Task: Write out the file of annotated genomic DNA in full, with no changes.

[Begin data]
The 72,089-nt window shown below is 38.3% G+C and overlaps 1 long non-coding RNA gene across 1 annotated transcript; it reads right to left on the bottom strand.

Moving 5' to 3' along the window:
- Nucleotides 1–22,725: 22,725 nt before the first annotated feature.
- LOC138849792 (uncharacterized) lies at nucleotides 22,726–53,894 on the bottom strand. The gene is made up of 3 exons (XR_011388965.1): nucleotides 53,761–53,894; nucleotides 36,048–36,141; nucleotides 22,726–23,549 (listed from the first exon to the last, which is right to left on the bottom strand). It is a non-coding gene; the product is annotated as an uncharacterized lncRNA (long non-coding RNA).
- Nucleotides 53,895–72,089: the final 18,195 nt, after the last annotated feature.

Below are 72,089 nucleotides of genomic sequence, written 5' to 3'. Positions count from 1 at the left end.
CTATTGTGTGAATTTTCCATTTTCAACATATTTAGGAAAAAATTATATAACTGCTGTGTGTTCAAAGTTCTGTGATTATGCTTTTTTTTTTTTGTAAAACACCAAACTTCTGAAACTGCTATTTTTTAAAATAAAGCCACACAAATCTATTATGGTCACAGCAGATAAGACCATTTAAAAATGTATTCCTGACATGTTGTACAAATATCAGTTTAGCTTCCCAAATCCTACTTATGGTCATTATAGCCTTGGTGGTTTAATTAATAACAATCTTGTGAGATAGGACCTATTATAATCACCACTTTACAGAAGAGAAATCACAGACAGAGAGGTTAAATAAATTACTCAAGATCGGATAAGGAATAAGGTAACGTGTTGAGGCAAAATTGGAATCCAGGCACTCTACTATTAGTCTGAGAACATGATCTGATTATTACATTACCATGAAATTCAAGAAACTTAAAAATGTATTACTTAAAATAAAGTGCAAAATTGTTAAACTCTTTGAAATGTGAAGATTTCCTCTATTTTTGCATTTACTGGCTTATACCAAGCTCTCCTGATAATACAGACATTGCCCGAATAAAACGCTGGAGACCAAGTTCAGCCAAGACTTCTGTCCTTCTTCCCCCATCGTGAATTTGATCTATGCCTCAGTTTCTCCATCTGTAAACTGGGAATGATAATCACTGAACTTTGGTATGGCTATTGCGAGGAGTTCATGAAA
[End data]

The 72,089-nt window shown below is 38.3% G+C and overlaps 1 long non-coding RNA gene across 1 annotated transcript; it reads right to left on the bottom strand.

Moving 5' to 3' along the window:
- Nucleotides 1–22,725: 22,725 nt before the first annotated feature.
- LOC138849792 (uncharacterized) lies at nucleotides 22,726–53,894 on the bottom strand. The gene is made up of 3 exons (XR_011388965.1): nucleotides 53,761–53,894; nucleotides 36,048–36,141; nucleotides 22,726–23,549 (listed from the first exon to the last, which is right to left on the bottom strand). It is a non-coding gene; the product is annotated as an uncharacterized lncRNA (long non-coding RNA).
- Nucleotides 53,895–72,089: the final 18,195 nt, after the last annotated feature.

Below are 72,089 nucleotides of genomic sequence, written 5' to 3'. Positions count from 1 at the left end.
CTATTGTGTGAATTTTCCATTTTCAACATATTTAGGAAAAAATTATATAACTGCTGTGTGTTCAAAGTTCTGTGATTATGCTTTTTTTTTTTTGTAAAACACCAAACTTCTGAAACTGCTATTTTTTAAAATAAAGCCACACAAATCTATTATGGTCACAGCAGATAAGACCATTTAAAAATGTATTCCTGACATGTTGTACAAATATCAGTTTAGCTTCCCAAATCCTACTTATGGTCATTATAGCCTTGGTGGTTTAATTAATAACAATCTTGTGAGATAGGACCTATTATAATCACCACTTTACAGAAGAGAAATCACAGACAGAGAGGTTAAATAAATTACTCAAGATCGGATAAGGAATAAGGTAACGTGTTGAGGCAAAATTGGAATCCAGGCACTCTACTATTAGTCTGAGAACATGATCTGATTATTACATTACCATGAAATTCAAGAAACTTAAAAATGTATTACTTAAAATAAAGTGCAAAATTGTTAAACTCTTTGAAATGTGAAGATTTCCTCTATTTTTGCATTTACTGGCTTATACCAAGCTCTCCTGATAATACAGACATTGCCCGAATAAAACGCTGGAGACCAAGTTCAGCCAAGACTTCTGTCCTTCTTCCCCCATCGTGAATTTGATCTATGCCTCAGTTTCTCCATCTGTAAACTGGGAATGATAATCACTGAACTTTGGTATGGCTATTGCGAGGAGTTCATGAAA